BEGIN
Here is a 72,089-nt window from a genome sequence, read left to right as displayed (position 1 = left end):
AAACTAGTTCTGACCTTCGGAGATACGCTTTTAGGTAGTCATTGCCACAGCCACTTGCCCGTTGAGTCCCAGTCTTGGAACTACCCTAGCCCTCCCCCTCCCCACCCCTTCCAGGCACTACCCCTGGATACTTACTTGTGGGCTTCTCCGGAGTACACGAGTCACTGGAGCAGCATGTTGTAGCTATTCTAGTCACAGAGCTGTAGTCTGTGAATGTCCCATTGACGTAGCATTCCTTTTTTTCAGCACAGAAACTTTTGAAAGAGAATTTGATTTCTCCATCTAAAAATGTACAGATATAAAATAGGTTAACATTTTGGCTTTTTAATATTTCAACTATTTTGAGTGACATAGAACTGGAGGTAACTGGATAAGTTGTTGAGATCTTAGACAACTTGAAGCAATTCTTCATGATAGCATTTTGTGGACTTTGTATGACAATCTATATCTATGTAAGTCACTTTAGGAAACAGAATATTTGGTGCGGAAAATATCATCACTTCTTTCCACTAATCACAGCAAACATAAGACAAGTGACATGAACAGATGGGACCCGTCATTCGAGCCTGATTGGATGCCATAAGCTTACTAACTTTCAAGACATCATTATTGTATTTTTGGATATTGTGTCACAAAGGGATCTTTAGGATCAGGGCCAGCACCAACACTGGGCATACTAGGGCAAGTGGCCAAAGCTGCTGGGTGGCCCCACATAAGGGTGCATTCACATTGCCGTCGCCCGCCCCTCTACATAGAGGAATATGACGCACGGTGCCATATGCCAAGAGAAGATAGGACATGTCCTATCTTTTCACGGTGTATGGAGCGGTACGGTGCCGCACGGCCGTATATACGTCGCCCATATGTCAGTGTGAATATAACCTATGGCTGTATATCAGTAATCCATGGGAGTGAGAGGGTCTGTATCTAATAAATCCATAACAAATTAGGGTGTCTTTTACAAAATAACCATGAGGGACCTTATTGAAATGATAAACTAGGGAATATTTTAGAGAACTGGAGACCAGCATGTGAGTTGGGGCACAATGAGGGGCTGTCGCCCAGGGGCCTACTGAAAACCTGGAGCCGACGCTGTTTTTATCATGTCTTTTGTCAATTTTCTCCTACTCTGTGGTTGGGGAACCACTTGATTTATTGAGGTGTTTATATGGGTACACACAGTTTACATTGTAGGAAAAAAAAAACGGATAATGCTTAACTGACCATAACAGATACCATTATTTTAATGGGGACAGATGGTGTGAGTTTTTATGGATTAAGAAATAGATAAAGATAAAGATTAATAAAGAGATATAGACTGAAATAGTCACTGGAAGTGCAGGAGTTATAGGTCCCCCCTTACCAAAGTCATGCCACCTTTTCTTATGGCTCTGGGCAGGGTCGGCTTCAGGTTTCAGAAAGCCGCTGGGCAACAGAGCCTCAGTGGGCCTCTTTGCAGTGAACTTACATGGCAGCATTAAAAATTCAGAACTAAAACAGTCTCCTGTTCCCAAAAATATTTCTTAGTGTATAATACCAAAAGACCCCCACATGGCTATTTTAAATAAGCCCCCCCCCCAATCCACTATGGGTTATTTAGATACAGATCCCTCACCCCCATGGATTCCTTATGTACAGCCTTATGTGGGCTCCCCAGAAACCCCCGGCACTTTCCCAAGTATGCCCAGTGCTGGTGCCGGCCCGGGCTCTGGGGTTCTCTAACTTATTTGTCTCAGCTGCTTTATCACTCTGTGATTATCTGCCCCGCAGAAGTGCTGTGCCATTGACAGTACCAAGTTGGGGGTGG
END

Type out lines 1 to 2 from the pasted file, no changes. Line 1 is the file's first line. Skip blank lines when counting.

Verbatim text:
Here is a 72,089-nt window from a genome sequence, read left to right as displayed (position 1 = left end):
AAACTAGTTCTGACCTTCGGAGATACGCTTTTAGGTAGTCATTGCCACAGCCACTTGCCCGTTGAGTCCCAGTCTTGGAACTACCCTAGCCCTCCCCCTCCCCACCCCTTCCAGGCACTACCCCTGGATACTTACTTGTGGGCTTCTCCGGAGTACACGAGTCACTGGAGCAGCATGTTGTAGCTATTCTAGTCACAGAGCTGTAGTCTGTGAATGTCCCATTGACGTAGCATTCCTTTTTTTCAGCACAGAAACTTTTGAAAGAGAATTTGATTTCTCCATCTAAAAATGTACAGATATAAAATAGGTTAACATTTTGGCTTTTTAATATTTCAACTATTTTGAGTGACATAGAACTGGAGGTAACTGGATAAGTTGTTGAGATCTTAGACAACTTGAAGCAATTCTTCATGATAGCATTTTGTGGACTTTGTATGACAATCTATATCTATGTAAGTCACTTTAGGAAACAGAATATTTGGTGCGGAAAATATCATCACTTCTTTCCACTAATCACAGCAAACATAAGACAAGTGACATGAACAGATGGGACCCGTCATTCGAGCCTGATTGGATGCCATAAGCTTACTAACTTTCAAGACATCATTATTGTATTTTTGGATATTGTGTCACAAAGGGATCTTTAGGATCAGGGCCAGCACCAACACTGGGCATACTAGGGCAAGTGGCCAAAGCTGCTGGGTGGCCCCACATAAGGGTGCATTCACATTGCCGTCGCCCGCCCCTCTACATAGAGGAATATGACGCACGGTGCCATATGCCAAGAGAAGATAGGACATGTCCTATCTTTTCACGGTGTATGGAGCGGTACGGTGCCGCACGGCCGTATATACGTCGCCCATATGTCAGTGTGAATATAACCTATGGCTGTATATCAGTAATCCATGGGAGTGAGAGGGTCTGTATCTAATAAATCCATAACAAATTAGGGTGTCTTTTACAAAATAACCATGAGGGACCTTATTGAAATGATAAACTAGGGAATATTTTAGAGAACTGGAGACCAGCATGTGAGTTGGGGCACAATGAGGGGCTGTCGCCCAGGGGCCTACTGAAAACCTGGAGCCGACGCTGTTTTTATCATGTCTTTTGTCAATTTTCTCCTACTCTGTGGTTGGGGAACCACTTGATTTATTGAGGTGTTTATATGGGTACACACAGTTTACATTGTAGGAAAAAAAAAACGGATAATGCTTAACTGACCATAACAGATACCATTATTTTAATGGGGACAGATGGTGTGAGTTTTTATGGATTAAGAAATAGATAAAGATAAAGATTAATAAAGAGATATAGACTGAAATAGTCACTGGAAGTGCAGGAGTTATAGGTCCCCCCTTACCAAAGTCATGCCACCTTTTCTTATGGCTCTGGGCAGGGTCGGCTTCAGGTTTCAGAAAGCCGCTGGGCAACAGAGCCTCAGTGGGCCTCTTTGCAGTGAACTTACATGGCAGCATTAAAAATTCAGAACTAAAACAGTCTCCTGTTCCCAAAAATATTTCTTAGTGTATAATACCAAAAGACCCCCACATGGCTATTTTAAATAAGCCCCCCCCCCAATCCACTATGGGTTATTTAGATACAGATCCCTCACCCCCATGGATTCCTTATGTACAGCCTTATGTGGGCTCCCCAGAAACCCCCGGCACTTTCCCAAGTATGCCCAGTGCTGGTGCCGGCCCGGGCTCTGGGGTTCTCTAACTTATTTGTCTCAGCTGCTTTATCACTCTGTGATTATCTGCCCCGCAGAAGTGCTGTGCCATTGACAGTACCAAGTTGGGGGTGG